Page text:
I’m going to be harsh here: I suspect that we talk about climate change this way because we’re social primates with instincts primarily focused on our own status and not global abstract problems. Our better angels – our logical analysis of problems, our compassionate desire to help others – are forever warped by the gravitational pull of our primate drive to make ourselves look good within our social group.
Let’s say you anticipate an imminent disaster, whether climate change or anything else. Of course you would feel a bond with other believers, and feel like an elite blessed with special knowledge. You would feel frustrated by the majority that don’t seem to care about the disaster about to befall them. You have a reason for getting up in the morning, because we have become one of the heroes of the greatest story ever told. The urgency of the ticking clock allows us to ignore many smaller needs and considerations, perhaps including other people.
In short, it’s tempting to become just like any number of other political groups these days — angry, insular, and impotent. It’s easy to be sucked into the trap of complaining about the "sheeple" that have been Brainwashed by the Mainstream Media — something I hear from ecological friends, gun owners, conspiracy theorists and many other groups. It’s seductive to simply read posts online or "like" them on social media, becoming the ecological equivalent of armchair generals or Monday-morning coaches. Finally, it’s tempting to continue to anticipate the day everything will "hit," and people were forced to acknowledge you were right.
But climate change isn’t a global tragedy happening someday; it’s a million small tragedies now, and more tomorrow. There is no turning it around at this point – only coping with what is to come. No clock is ticking, and there will never be a starting point, any more than the Industrial Revolution or the Decline of Rome had a starting point.
What we can do is anticipate the crises that are likely to occur in your local area in the next few decades, and prepare. You can help make sure the buses run on time, no matter the weather, and perhaps create your own unofficial bus / carpool service with a neighbour’s SUV or van. You can stock up supplies for the next emergency, and prepare for when your power goes out. You can make sure all your elderly neighbours are well, and keep visiting them. You can make sure that your office remains flexible with people who are stranded or unable to get to work, and that those people are not deprived of their livelihood.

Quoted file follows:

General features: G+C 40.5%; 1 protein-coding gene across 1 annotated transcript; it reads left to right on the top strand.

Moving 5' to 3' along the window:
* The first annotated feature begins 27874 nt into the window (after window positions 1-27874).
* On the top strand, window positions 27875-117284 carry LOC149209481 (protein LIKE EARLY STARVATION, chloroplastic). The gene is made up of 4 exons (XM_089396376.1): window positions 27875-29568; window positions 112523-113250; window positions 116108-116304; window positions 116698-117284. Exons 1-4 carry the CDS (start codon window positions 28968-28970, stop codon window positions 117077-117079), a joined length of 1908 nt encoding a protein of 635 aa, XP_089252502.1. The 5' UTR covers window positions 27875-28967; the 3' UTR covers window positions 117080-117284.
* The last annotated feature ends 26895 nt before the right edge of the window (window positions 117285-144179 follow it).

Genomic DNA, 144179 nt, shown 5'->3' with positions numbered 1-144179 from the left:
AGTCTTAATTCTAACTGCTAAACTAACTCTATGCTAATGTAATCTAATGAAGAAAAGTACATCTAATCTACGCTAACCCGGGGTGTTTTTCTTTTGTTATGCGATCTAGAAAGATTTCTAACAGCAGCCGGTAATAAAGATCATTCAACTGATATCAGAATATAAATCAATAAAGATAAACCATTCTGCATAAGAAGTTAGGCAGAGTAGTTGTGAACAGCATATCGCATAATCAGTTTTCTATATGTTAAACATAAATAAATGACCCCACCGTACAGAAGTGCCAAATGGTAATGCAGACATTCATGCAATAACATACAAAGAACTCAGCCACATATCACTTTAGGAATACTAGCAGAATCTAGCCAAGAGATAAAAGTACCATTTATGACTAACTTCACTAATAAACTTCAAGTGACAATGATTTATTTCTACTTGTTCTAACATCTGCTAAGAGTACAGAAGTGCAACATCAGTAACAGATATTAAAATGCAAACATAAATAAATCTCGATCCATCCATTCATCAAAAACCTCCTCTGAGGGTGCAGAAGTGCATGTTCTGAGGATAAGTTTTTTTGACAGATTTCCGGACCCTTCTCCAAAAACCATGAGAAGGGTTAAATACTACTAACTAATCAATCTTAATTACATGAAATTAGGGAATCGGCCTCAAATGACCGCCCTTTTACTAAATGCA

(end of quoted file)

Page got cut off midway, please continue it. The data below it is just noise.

You can set up child-minding arrangements in your neighbourhood, creating a “tree” of people who can watch children on short notice when the need arises. If you have access to land, you can cover it with fast-growing trees that will keep supplying your neighbours with firewood. You can gather with neighbours to help them rebuild, even if you don’t like them. You can let cousins or friends stay with you, and always have spare food and supplies ready and a plan to put into effect as soon as the need arises.
You can think of it as being a Londoner during the Blitz or a movie hero preparing the townspeople for a disaster, if that helps you. You need to actually help, though, and not expect to be thanked – and understand that, unlike most movie disasters, this one won’t build to a climax and be “all over,” but will crop up again frequently in our lifetimes. Your neighbours might not know about your service, but they don’t need to – they will be warm, dry and fed.
And we can realise how great things are right now. I just came in from chopping wood and wrote this by the fire. I have a day filled with small problems that need to be dealt with eventually, but for the moment, I’m in a warm and dry home with electricity and broadband, a pantry full of food and a family. We leave troubled days like these better people and feeling blessed.